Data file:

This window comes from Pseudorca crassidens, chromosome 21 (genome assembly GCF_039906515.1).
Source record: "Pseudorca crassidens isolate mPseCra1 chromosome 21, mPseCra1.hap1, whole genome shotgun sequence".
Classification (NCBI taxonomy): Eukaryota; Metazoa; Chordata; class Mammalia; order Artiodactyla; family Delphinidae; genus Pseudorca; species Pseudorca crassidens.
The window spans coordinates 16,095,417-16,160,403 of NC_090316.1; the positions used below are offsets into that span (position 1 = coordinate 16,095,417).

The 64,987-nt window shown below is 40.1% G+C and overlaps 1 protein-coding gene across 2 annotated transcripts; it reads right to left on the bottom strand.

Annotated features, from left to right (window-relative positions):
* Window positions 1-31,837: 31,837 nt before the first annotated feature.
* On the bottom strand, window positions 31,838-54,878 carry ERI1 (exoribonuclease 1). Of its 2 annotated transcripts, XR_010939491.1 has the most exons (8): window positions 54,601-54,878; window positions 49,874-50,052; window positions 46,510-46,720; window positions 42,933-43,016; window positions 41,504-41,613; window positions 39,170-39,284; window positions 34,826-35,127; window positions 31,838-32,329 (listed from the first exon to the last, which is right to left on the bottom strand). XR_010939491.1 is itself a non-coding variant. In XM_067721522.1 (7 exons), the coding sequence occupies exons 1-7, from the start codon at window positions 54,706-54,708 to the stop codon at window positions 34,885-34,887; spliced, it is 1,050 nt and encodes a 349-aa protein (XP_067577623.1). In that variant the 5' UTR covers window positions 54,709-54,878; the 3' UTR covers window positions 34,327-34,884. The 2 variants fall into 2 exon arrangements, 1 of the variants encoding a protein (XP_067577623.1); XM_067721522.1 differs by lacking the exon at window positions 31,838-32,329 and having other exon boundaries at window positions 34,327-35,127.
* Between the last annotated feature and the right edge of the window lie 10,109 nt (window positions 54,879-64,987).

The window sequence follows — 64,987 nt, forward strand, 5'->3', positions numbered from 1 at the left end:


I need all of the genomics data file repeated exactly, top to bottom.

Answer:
This window comes from Pseudorca crassidens, chromosome 21 (genome assembly GCF_039906515.1).
Source record: "Pseudorca crassidens isolate mPseCra1 chromosome 21, mPseCra1.hap1, whole genome shotgun sequence".
Classification (NCBI taxonomy): Eukaryota; Metazoa; Chordata; class Mammalia; order Artiodactyla; family Delphinidae; genus Pseudorca; species Pseudorca crassidens.
The window spans coordinates 16,095,417-16,160,403 of NC_090316.1; the positions used below are offsets into that span (position 1 = coordinate 16,095,417).

The 64,987-nt window shown below is 40.1% G+C and overlaps 1 protein-coding gene across 2 annotated transcripts; it reads right to left on the bottom strand.

Annotated features, from left to right (window-relative positions):
* Window positions 1-31,837: 31,837 nt before the first annotated feature.
* On the bottom strand, window positions 31,838-54,878 carry ERI1 (exoribonuclease 1). Of its 2 annotated transcripts, XR_010939491.1 has the most exons (8): window positions 54,601-54,878; window positions 49,874-50,052; window positions 46,510-46,720; window positions 42,933-43,016; window positions 41,504-41,613; window positions 39,170-39,284; window positions 34,826-35,127; window positions 31,838-32,329 (listed from the first exon to the last, which is right to left on the bottom strand). XR_010939491.1 is itself a non-coding variant. In XM_067721522.1 (7 exons), the coding sequence occupies exons 1-7, from the start codon at window positions 54,706-54,708 to the stop codon at window positions 34,885-34,887; spliced, it is 1,050 nt and encodes a 349-aa protein (XP_067577623.1). In that variant the 5' UTR covers window positions 54,709-54,878; the 3' UTR covers window positions 34,327-34,884. The 2 variants fall into 2 exon arrangements, 1 of the variants encoding a protein (XP_067577623.1); XM_067721522.1 differs by lacking the exon at window positions 31,838-32,329 and having other exon boundaries at window positions 34,327-35,127.
* Between the last annotated feature and the right edge of the window lie 10,109 nt (window positions 54,879-64,987).

The window sequence follows — 64,987 nt, forward strand, 5'->3', positions numbered from 1 at the left end: